3. The problem with the isidewith site is which of Trump’s views are they using? Are they using the “build the wall/kick out all the illegals” view or the “yeah we’re going to bring them all back” view; the “we’re going to lower taxes” or “raise taxes” view; the “I’m pro-life” or “Planned Parenthood is awesome” view? This schmuck has fewer core values than Bill Clinton, and that’s got to be work.

  5. From April to May we’ve raised approximately $42,000. That’s just in the past 5 weeks.

    Famous cats on the Internet call that Tuesday.

    1. Yeah, that’s probably what gets transferred from Hillary’s campaign fund to her personal bank account every day.

    2. Sanders raises this amount every hour, 24/7/365

  6. He’s able to frame that libertarianism in ways he thinks conservatives can get: “I am the only candidate who prom ses fidelit

    Fucking *Latin*?! I knew there was a reason i couldn’t get through to those people.

    1. Illegitimi non carborundum.

    2. Quando omni flunkus, moritati.

  7. getting Johnson to admit that he thinks the law should be able to make a Jewish baker bake a cake for a hypothetical Nazi

    How can anyone support GayJay?

    1. How can anyone support GayJay?

      Toronto baseball fans are open minded?

    2. When even the LP candidate is calling for statism, it truly is time to burn it all down.

      1. Not all statists are equally dangerous.

    3. Because they consider abortion rights more important than hypothetical Nazi cakes?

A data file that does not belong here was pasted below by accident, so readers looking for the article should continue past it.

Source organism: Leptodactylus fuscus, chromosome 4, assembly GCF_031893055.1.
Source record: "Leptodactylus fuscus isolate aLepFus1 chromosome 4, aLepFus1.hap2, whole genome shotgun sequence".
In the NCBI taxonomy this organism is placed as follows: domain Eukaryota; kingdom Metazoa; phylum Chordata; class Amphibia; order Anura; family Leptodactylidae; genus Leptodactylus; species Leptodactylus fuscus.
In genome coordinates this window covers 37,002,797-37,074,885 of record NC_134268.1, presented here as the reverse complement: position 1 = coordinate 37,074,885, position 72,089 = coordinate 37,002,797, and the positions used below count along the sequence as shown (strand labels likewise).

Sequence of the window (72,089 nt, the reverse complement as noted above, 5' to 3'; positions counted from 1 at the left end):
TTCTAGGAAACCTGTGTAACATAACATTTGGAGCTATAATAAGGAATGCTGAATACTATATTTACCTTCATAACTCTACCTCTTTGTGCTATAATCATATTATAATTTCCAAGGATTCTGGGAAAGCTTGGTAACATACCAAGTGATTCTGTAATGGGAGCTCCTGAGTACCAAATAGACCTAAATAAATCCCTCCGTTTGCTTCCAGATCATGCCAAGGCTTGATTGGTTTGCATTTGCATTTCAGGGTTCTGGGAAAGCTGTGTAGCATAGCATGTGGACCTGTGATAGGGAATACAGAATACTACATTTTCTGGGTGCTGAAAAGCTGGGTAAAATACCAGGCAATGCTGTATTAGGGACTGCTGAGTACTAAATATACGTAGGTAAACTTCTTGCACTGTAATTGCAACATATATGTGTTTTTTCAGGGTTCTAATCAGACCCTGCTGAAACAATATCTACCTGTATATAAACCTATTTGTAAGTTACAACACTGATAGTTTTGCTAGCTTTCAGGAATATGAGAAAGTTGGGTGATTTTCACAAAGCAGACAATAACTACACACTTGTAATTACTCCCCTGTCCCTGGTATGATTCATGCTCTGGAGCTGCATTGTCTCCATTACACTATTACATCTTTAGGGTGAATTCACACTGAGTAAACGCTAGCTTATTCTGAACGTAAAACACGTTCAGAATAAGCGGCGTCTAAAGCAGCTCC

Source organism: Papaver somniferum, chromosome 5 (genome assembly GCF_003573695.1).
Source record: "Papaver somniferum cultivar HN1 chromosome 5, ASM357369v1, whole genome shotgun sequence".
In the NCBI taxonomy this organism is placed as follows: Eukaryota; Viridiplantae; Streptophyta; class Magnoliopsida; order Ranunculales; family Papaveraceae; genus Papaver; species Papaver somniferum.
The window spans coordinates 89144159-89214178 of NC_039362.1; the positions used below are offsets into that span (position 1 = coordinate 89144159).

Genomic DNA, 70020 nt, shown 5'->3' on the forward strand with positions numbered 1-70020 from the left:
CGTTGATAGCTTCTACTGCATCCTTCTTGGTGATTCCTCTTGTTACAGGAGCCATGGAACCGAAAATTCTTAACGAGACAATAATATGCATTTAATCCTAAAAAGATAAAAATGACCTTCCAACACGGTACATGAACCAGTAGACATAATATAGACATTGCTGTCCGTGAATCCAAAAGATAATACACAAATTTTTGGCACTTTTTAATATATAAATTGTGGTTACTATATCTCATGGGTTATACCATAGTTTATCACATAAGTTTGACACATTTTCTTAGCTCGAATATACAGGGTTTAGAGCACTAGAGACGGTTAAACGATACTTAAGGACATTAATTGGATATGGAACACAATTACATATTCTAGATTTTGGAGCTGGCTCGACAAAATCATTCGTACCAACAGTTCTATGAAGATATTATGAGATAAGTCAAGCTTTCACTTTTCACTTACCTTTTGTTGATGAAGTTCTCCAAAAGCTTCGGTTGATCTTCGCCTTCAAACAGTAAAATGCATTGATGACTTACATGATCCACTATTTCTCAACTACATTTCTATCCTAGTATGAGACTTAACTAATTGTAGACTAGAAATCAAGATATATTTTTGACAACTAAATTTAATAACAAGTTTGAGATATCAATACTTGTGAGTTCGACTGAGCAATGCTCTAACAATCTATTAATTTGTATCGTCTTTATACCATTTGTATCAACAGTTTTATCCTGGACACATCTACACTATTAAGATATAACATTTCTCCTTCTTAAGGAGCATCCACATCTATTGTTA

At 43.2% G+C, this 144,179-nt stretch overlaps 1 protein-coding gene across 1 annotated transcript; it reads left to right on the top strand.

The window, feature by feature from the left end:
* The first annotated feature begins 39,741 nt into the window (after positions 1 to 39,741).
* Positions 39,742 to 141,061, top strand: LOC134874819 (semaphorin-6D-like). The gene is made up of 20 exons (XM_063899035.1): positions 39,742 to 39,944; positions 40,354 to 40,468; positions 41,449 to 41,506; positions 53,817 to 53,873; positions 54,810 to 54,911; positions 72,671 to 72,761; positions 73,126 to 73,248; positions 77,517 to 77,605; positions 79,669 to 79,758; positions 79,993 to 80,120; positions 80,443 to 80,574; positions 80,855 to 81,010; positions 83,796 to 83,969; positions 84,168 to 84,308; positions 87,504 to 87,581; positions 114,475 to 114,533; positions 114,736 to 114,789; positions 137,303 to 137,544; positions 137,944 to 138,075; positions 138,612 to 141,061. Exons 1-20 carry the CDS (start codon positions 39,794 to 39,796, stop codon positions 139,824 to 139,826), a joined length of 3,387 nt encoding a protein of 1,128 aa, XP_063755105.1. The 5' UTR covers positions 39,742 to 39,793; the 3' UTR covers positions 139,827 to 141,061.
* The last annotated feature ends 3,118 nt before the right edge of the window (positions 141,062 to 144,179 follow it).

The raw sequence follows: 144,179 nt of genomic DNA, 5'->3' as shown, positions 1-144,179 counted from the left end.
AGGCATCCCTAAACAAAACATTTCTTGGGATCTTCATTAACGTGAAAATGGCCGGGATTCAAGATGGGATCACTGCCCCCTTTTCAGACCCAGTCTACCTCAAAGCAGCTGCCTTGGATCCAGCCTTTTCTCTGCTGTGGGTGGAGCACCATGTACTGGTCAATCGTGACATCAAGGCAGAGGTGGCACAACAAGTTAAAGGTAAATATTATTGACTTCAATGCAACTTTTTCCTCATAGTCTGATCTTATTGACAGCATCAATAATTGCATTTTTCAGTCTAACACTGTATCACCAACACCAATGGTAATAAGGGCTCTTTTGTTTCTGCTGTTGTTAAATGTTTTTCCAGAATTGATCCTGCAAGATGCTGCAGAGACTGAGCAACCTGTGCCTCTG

Johnson would be my first choice, but I’ll vote for Petersen if he gets the nomination.

      Hell, I’ll even vote for McAfee if he’s nominated. His slogan should be:

      McAfee — Certifiably insane. Possibly a murderer. Still better than Hillary or Donald.

  8. “From April to May we’ve raised approximately $42,000. That’s just in the past 5 weeks.” This week saw his first L.P. convention straw poll victories, in West Virginia, and Alaska “and came within 2 votes of beating Johnson in South Carolina.”

    (sigh)

    Does anyone else feel like changing the name of their political affiliation to something else? I’m not sure i want to be associated with these people anymore.

    I bet the http://www.gunsanddopeparty.net/ raises more money for a weekend potluck event, and doesn’t have to deal with these masturbation euphemisms all the time.

    1. beating Johnson in South Carolina

      Lindsey Graham approves.

    2. I’m a lepertarian, it’s the only reliable way to get people to leave you alone

      1. *catchy*

      2. This helps

        http://d.fastcompany.net/multi…..ewalks.jpg

  9. OT: Cops, after a high speed chase, decide to beat up guy that’s getting on his knees

    Beating at about the ten second mark.

    Police officers beat a suspect on television following a car chase through Massachusetts and New Hampshire on Wednesday.

    As news helicopters circled overhead, the driver of the pickup truck involved in the pursuit opened the driver’s door and crawled on his hands and knees in Hudson, New Hampshire. About eight officers closed in on him, some with their guns drawn, and at least two officers struck the man. One of the officers pummeled the man with repeated blows.

    Another story about the incident

      1. That’s fucked up

    1. The TV camera decided to magically zoom out once the beating started. And the crew never commented on it.

      1. they’re just being responsible. You see, the “Viral Video Effect” is having a detrimental effect on policing, and puts officer lives in danger. They’re getting “too timid” in their response to criminals, you see.

        James Comey, the director, said that while he could offer no statistical proof, he believed after speaking with a number of police officials that a “viral video effect” ? with officers wary of confronting suspects for fear of ending up on a video ? “could well be at the heart” of a spike in violent crime in some cities.